Nativity Lent

Telling the Nativity story, with help of two foster boys

Night after night, Jesse and Kelly Cone led their children through some of the most familiar verses in all of Christianity. The goal was to use the quiet pre-Christmas season of Advent -- or Nativity Lent in their Eastern Orthodox parish in Santa Maria, Calif. -- to help their young sons grasp the meaning of Feast of the Nativity, which begins Dec. 25th and continues for 12 days. This isn't easy in a culture in which the powers that be roll out the Christmas bandwagon with the Halloween candy, well before the Thanksgiving turkey.

Each night at their simple Lenten meals the Cones opened a bag containing a verse or two of scripture, and four pieces of candy. The story started slowly, with all the familiar details about Roman politics, taxes, a census and a man named Joseph, making a precarious journey with his pregnant wife, Mary.

Then came this crucial detail, the moment when Mary "brought forth her firstborn son, and wrapped him in swaddling clothes, and laid him in a manger; because there was no room for them in the inn."

All of this was familiar territory for the two Cone sons, but not for the two foster children living with the family.

"These boys were new to the Nativity story, but they certainly knew all about being homeless and alone," explained Kelly Cone, reached by telephone.

In a post online, that has since gone viral, she described the turning point: "Then we reached the part of the story where Mary and Joseph were forced to stay in a stable outside, cold and alone. No one had any room for them. They did the best they could, even though it was lower than low.

"I looked up at our 10-year-old foster boy, and his head was bowed, his face drawn and serious. Unlike his 5-year-old happy-go-lucky brother beside him, he remembers. He remembers the cold nights sleeping on the street or in someone's car because his mother had nowhere safe for him to stay. Instead of protecting him and reaching out for help, she eventually abandoned him at a mobile home park."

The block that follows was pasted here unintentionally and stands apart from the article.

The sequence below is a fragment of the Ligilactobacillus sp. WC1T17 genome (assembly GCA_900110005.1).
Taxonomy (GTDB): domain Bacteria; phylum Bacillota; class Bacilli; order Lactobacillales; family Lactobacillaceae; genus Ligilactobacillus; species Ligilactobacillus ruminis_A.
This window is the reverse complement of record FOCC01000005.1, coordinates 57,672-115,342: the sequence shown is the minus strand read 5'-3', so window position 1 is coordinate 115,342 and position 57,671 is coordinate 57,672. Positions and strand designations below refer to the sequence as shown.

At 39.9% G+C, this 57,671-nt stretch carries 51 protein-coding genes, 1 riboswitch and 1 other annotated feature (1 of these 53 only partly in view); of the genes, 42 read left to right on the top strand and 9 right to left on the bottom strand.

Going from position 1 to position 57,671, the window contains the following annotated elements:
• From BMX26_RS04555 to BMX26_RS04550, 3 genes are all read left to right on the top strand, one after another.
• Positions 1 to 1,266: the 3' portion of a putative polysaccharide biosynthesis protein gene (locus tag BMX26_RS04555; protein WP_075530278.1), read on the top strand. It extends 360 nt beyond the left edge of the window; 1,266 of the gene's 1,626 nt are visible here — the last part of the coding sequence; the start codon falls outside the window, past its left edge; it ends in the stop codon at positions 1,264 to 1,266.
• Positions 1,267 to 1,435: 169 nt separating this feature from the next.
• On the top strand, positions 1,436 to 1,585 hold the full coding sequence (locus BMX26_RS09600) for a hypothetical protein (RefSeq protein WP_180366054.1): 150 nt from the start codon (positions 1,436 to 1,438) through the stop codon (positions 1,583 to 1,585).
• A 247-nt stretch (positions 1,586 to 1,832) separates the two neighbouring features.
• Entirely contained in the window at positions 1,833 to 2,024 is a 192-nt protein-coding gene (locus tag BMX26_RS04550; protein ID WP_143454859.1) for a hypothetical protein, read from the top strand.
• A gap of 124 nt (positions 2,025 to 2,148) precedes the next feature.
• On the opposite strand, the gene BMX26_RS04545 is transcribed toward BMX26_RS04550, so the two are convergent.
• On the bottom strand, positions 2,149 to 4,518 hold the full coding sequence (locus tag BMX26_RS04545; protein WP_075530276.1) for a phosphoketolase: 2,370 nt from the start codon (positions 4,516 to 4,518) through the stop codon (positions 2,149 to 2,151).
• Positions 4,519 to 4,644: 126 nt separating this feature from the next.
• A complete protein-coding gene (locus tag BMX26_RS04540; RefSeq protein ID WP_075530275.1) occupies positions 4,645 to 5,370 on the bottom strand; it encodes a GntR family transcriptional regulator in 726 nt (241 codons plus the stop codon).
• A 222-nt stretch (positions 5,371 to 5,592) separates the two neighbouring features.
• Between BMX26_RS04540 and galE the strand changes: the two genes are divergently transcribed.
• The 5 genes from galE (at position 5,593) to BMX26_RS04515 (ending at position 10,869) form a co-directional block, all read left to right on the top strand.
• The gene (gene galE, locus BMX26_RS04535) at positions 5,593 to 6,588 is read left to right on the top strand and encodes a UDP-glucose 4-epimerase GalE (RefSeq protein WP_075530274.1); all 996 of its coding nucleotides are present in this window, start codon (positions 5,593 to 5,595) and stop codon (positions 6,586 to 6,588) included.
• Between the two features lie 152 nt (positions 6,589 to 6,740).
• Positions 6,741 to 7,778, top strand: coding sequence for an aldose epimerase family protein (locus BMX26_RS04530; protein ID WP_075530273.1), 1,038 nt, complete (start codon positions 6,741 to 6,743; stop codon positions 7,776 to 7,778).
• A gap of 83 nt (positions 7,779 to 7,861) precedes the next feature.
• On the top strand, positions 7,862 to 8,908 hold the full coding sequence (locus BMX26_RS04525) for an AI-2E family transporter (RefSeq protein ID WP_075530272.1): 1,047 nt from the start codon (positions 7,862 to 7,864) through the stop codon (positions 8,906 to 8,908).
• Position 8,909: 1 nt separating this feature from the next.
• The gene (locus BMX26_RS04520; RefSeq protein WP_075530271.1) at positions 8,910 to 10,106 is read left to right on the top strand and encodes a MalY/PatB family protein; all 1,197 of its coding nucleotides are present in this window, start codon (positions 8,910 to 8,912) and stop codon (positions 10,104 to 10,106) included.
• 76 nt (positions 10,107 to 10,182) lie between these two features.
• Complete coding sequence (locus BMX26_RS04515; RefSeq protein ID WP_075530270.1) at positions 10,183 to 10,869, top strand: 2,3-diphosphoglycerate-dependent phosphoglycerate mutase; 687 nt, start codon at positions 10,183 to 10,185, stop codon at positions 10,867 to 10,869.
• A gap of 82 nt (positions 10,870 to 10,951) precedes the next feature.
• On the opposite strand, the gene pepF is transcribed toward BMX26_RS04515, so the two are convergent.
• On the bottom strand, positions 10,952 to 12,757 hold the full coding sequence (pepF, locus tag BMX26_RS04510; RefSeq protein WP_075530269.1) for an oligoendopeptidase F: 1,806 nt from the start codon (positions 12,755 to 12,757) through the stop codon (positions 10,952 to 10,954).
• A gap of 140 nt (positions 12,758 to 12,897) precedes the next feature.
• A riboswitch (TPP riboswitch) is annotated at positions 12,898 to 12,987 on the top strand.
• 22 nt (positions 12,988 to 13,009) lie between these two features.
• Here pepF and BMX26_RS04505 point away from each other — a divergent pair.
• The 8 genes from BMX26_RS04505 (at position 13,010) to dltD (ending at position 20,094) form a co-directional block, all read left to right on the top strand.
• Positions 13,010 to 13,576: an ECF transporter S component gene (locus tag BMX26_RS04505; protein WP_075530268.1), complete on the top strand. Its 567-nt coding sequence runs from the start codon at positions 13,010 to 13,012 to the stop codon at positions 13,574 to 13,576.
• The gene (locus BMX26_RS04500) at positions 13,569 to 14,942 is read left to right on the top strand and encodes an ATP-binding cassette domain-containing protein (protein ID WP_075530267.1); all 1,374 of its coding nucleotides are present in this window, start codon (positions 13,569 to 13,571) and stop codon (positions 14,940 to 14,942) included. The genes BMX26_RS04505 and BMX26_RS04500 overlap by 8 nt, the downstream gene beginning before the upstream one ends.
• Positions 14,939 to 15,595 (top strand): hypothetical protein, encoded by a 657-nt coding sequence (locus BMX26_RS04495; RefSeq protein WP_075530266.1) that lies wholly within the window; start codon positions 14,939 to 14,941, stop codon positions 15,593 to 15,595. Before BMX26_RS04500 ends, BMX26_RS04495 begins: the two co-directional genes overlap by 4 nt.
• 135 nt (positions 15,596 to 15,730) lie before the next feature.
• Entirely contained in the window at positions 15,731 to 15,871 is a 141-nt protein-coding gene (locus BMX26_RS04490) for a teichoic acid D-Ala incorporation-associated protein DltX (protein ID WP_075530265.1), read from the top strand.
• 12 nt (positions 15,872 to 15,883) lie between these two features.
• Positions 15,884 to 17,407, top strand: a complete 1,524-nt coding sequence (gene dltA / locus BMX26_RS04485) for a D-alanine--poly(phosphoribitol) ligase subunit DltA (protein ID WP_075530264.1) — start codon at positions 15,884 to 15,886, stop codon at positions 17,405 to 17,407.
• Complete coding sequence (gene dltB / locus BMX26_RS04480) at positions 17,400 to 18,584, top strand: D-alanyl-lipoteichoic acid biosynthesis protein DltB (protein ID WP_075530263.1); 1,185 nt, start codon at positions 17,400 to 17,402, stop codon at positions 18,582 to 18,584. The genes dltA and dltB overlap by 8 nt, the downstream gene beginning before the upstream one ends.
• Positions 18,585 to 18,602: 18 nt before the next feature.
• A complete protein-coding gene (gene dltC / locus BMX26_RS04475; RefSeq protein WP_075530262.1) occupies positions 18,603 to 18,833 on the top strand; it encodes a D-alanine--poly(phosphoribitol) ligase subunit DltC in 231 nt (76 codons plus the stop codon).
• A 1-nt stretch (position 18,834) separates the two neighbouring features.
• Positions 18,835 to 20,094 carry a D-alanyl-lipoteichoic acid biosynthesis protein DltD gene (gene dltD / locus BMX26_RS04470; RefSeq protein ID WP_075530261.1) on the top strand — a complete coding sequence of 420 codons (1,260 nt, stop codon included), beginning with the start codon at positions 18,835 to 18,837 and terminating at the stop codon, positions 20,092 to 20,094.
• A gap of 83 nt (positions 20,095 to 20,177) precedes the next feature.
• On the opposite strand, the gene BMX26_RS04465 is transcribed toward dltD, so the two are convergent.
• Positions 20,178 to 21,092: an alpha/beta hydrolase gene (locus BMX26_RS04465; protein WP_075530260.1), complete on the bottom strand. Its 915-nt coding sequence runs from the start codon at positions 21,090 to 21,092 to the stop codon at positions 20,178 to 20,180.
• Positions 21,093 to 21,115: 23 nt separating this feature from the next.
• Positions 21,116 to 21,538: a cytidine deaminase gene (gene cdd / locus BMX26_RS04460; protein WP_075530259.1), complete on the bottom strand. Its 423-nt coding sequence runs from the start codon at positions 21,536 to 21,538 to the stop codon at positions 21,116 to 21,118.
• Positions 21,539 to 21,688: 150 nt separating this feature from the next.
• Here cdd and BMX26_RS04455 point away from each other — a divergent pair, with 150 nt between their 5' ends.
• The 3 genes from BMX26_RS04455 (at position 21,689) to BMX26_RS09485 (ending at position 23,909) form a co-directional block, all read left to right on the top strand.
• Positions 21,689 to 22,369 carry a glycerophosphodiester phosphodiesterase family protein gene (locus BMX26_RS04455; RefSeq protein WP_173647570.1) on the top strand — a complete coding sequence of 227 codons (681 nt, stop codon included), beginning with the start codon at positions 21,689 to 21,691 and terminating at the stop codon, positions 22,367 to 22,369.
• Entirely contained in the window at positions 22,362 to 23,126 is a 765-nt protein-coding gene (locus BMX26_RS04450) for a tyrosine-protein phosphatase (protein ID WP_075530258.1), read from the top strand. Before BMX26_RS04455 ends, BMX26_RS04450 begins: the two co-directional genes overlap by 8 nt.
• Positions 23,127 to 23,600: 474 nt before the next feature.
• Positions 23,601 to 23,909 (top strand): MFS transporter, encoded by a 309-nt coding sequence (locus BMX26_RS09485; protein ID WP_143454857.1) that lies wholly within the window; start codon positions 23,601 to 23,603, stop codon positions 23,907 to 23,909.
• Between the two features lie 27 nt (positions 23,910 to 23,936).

The 10-year-old boy -- who cannot be named due to privacy issues -- had tears in his eyes. Kelly Cone asked him how he thought Mary and Joseph must have felt.

"Sad. Cold," he replied.

From that moment on, the Cones knew this would not be an ordinary Advent and Christmas. There were children at their table who were hearing the Nativity story for the first time and, day after day, this reality began to gnaw at the Cones "like a bad toothache," she said.

The questions kept coming. Yes, the baby in the manger is the same Jesus they heard about at church. Yes, Christians really believes that the Son of God was born in a manger, without a home to call his own. Yes, shepherds in that part of the world had to sleep out in the cold while protecting their sheep from, among other threats, lions. Yes, coming face to face with an army of angels probably freaked the shepherds out.

While his wife processed her thoughts online, Jesse Cone shared these Advent dinner vignettes with students at the Christian high school where he teaches.

"Every kid knows the story, and every kid there has read a lot of theology. ... I told the story at our Christmas chapel -- not as eloquently as my wife did -- and people were crying," he said. As it turns out, "not only can you get a better view of the Nativity story by spending time with homeless boys than at the mall, you can see it better than you can from a theology department."

In California, he noted, people sing all kinds of Christmas carols that make references to snow and this becomes normal, even when snow is something that they rarely if every experience. The snow exists in their minds and they are comfortable with that. Sadly, the same thing tends to happen with the Nativity story itself.

All of these details, added Jesse Cone, are "artifacts we appreciate from a distance. That's what Christ meant for these boys before actually hearing the story, and that's how it can become for many of us as well."

But not this Christmas: This year the story came home for real.

That Church Calendar Christmas Crunch

In the beginning, there were humble Nativity pageants for the kids and Christmas choir extravaganzas for the grown-ups.